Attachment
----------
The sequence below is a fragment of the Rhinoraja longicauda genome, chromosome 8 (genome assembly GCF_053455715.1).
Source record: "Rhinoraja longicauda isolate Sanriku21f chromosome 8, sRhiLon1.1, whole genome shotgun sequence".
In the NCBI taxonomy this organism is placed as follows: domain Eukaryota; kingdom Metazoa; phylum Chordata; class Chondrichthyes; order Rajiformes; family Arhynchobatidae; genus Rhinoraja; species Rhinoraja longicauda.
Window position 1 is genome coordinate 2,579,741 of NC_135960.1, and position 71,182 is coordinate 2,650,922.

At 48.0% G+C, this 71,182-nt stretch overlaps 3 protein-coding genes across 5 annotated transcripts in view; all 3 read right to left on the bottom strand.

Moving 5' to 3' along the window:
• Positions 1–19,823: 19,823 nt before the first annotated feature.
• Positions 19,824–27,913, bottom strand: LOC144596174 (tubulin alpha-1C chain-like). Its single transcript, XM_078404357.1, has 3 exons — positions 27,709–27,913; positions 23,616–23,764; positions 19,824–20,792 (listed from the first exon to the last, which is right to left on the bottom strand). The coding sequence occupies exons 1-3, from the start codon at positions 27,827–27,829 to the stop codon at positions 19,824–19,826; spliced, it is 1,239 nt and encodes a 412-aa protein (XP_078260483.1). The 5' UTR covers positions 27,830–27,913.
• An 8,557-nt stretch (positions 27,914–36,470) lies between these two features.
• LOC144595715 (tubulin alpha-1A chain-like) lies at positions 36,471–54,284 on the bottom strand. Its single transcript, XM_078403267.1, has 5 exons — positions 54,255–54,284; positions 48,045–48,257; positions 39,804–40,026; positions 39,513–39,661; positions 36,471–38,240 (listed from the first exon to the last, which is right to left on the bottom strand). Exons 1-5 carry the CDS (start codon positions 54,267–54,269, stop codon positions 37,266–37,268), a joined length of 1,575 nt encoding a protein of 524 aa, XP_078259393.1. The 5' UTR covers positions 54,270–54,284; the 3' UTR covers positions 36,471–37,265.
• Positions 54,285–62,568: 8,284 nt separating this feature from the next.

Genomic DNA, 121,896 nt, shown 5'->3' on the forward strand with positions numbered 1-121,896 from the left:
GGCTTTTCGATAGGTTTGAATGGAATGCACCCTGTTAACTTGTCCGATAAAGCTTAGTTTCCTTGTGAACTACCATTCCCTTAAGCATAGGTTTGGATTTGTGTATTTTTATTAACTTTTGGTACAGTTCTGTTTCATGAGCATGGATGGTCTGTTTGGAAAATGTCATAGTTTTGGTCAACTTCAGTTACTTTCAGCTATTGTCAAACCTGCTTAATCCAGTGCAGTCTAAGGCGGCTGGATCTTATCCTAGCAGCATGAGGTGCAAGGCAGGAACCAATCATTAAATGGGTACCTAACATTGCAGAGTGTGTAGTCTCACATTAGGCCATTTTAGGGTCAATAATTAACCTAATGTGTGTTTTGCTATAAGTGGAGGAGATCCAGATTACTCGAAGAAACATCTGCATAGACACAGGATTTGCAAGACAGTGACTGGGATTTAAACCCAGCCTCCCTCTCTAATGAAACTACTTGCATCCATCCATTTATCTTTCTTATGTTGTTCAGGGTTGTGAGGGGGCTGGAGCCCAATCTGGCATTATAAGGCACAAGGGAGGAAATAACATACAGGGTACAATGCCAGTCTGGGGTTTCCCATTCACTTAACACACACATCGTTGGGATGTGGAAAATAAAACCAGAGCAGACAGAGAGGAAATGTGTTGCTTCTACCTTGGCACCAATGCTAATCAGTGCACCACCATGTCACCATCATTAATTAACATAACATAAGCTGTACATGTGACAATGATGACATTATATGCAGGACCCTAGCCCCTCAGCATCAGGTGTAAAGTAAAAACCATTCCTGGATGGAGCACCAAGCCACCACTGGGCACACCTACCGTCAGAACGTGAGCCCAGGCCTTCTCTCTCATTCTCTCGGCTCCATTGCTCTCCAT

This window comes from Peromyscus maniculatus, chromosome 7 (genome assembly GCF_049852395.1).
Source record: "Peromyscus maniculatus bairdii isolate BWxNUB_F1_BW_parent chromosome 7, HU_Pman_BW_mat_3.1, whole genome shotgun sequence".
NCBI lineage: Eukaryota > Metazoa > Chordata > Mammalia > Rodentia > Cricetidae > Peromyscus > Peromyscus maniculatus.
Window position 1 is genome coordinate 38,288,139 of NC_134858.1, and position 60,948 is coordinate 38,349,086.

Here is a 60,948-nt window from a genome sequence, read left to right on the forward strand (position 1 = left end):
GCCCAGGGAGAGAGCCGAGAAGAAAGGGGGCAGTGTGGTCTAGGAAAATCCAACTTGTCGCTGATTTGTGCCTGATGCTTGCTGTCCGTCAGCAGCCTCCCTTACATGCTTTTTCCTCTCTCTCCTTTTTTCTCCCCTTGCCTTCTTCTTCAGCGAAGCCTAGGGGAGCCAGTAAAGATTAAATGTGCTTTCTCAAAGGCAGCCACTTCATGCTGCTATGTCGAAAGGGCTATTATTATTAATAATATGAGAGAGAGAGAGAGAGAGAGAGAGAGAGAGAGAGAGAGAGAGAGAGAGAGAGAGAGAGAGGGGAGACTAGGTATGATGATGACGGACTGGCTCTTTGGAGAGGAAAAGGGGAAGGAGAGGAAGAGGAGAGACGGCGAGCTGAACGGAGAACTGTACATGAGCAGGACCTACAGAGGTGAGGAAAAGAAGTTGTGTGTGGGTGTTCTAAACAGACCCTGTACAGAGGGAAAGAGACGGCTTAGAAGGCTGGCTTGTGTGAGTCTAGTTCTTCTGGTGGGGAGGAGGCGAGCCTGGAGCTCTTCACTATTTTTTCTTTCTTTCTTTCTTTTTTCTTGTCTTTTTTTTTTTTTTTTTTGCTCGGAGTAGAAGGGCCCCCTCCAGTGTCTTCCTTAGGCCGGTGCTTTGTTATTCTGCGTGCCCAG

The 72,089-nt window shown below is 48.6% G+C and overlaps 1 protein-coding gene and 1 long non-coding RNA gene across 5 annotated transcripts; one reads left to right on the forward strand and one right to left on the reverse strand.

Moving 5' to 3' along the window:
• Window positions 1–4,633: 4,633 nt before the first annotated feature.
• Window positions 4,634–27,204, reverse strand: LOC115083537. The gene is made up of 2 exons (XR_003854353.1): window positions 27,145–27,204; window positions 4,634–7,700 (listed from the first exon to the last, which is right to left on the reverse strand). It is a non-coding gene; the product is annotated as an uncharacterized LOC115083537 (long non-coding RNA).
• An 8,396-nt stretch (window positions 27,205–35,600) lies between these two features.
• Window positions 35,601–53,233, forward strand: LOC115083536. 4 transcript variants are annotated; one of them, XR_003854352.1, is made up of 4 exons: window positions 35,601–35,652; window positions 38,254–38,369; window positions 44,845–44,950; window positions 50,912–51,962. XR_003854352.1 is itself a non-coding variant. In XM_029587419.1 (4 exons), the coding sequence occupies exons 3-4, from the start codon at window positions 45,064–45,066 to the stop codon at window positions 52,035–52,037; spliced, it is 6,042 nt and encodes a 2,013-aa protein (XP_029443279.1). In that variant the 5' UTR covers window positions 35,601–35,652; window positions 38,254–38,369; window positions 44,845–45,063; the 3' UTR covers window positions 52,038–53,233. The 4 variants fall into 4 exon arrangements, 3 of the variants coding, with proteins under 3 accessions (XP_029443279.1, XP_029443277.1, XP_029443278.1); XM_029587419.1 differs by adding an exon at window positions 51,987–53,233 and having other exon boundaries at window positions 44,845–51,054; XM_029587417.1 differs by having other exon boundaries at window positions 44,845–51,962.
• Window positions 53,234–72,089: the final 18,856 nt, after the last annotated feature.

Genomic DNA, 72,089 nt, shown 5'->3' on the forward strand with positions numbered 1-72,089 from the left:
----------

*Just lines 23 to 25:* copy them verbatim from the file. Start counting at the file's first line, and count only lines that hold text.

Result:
• Window positions 4,634–27,204, reverse strand: LOC115083537. The gene is made up of 2 exons (XR_003854353.1): window positions 27,145–27,204; window positions 4,634–7,700 (listed from the first exon to the last, which is right to left on the reverse strand). It is a non-coding gene; the product is annotated as an uncharacterized LOC115083537 (long non-coding RNA).
• An 8,396-nt stretch (window positions 27,205–35,600) lies between these two features.
• Window positions 35,601–53,233, forward strand: LOC115083536. 4 transcript variants are annotated; one of them, XR_003854352.1, is made up of 4 exons: window positions 35,601–35,652; window positions 38,254–38,369; window positions 44,845–44,950; window positions 50,912–51,962. XR_003854352.1 is itself a non-coding variant. In XM_029587419.1 (4 exons), the coding sequence occupies exons 3-4, from the start codon at window positions 45,064–45,066 to the stop codon at window positions 52,035–52,037; spliced, it is 6,042 nt and encodes a 2,013-aa protein (XP_029443279.1). In that variant the 5' UTR covers window positions 35,601–35,652; window positions 38,254–38,369; window positions 44,845–45,063; the 3' UTR covers window positions 52,038–53,233. The 4 variants fall into 4 exon arrangements, 3 of the variants coding, with proteins under 3 accessions (XP_029443279.1, XP_029443277.1, XP_029443278.1); XM_029587419.1 differs by adding an exon at window positions 51,987–53,233 and having other exon boundaries at window positions 44,845–51,054; XM_029587417.1 differs by having other exon boundaries at window positions 44,845–51,962.